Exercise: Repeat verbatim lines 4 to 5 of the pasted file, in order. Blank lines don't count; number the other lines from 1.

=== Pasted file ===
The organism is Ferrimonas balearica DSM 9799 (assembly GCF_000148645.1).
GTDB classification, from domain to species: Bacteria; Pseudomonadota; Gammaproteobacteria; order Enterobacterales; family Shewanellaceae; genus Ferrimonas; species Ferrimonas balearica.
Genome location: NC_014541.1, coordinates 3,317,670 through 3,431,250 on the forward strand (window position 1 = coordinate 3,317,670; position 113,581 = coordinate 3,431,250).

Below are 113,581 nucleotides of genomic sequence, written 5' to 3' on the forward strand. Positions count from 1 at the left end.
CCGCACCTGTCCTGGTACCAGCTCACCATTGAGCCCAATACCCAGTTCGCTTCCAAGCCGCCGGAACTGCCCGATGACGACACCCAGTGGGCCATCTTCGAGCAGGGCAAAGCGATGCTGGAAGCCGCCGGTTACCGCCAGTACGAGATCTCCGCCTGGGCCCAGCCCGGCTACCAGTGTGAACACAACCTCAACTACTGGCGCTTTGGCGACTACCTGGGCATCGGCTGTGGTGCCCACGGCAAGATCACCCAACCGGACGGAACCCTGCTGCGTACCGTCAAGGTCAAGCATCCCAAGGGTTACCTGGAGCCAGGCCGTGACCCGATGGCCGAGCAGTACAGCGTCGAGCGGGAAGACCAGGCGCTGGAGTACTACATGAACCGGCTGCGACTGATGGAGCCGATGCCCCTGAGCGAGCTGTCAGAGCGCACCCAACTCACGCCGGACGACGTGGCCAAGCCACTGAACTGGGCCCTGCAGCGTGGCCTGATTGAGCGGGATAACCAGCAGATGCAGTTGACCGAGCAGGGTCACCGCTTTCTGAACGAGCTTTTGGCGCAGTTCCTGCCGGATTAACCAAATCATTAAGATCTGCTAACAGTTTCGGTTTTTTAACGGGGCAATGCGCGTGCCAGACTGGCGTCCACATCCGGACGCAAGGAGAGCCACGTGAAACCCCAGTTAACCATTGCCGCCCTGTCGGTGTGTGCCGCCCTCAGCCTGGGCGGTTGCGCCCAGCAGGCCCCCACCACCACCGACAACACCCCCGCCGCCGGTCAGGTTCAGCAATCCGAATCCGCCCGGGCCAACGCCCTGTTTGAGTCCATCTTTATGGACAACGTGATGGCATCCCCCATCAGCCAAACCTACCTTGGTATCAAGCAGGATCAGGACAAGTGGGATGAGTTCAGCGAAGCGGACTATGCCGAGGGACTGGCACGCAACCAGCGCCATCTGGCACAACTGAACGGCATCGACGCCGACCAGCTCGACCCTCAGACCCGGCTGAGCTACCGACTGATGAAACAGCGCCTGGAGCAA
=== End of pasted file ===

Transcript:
Below are 113,581 nucleotides of genomic sequence, written 5' to 3' on the forward strand. Positions count from 1 at the left end.
CCGCACCTGTCCTGGTACCAGCTCACCATTGAGCCCAATACCCAGTTCGCTTCCAAGCCGCCGGAACTGCCCGATGACGACACCCAGTGGGCCATCTTCGAGCAGGGCAAAGCGATGCTGGAAGCCGCCGGTTACCGCCAGTACGAGATCTCCGCCTGGGCCCAGCCCGGCTACCAGTGTGAACACAACCTCAACTACTGGCGCTTTGGCGACTACCTGGGCATCGGCTGTGGTGCCCACGGCAAGATCACCCAACCGGACGGAACCCTGCTGCGTACCGTCAAGGTCAAGCATCCCAAGGGTTACCTGGAGCCAGGCCGTGACCCGATGGCCGAGCAGTACAGCGTCGAGCGGGAAGACCAGGCGCTGGAGTACTACATGAACCGGCTGCGACTGATGGAGCCGATGCCCCTGAGCGAGCTGTCAGAGCGCACCCAACTCACGCCGGACGACGTGGCCAAGCCACTGAACTGGGCCCTGCAGCGTGGCCTGATTGAGCGGGATAACCAGCAGATGCAGTTGACCGAGCAGGGTCACCGCTTTCTGAACGAGCTTTTGGCGCAGTTCCTGCCGGATTAACCAAATCATTAAGATCTGCTAACAGTTTCGGTTTTTTAACGGGGCAATGCGCGTGCCAGACTGGCGTCCACATCCGGACGCAAGGAGAGCCACGTGAAACCCCAGTTAACCATTGCCGCCCTGTCGGTGTGTGCCGCCCTCAGCCTGGGCGGTTGCGCCCAGCAGGCCCCCACCACCACCGACAACACCCCCGCCGCCGGTCAGGTTCAGCAATCCGAATCCGCCCGGGCCAACGCCCTGTTTGAGTCCATCTTTATGGACAACGTGATGGCATCCCCCATCAGCCAAACCTACCTTGGTATCAAGCAGGATCAGGACAAGTGGGATGAGTTCAGCGAAGCGGACTATGCCGAGGGACTGGCACGCAACCAGCGCCATCTGGCACAACTGAACGGCATCGACGCCGACCAGCTCGACCCTCAGACCCGGCTGAGCTACCGACTGATGAAACAGCGCCTGGAGCAA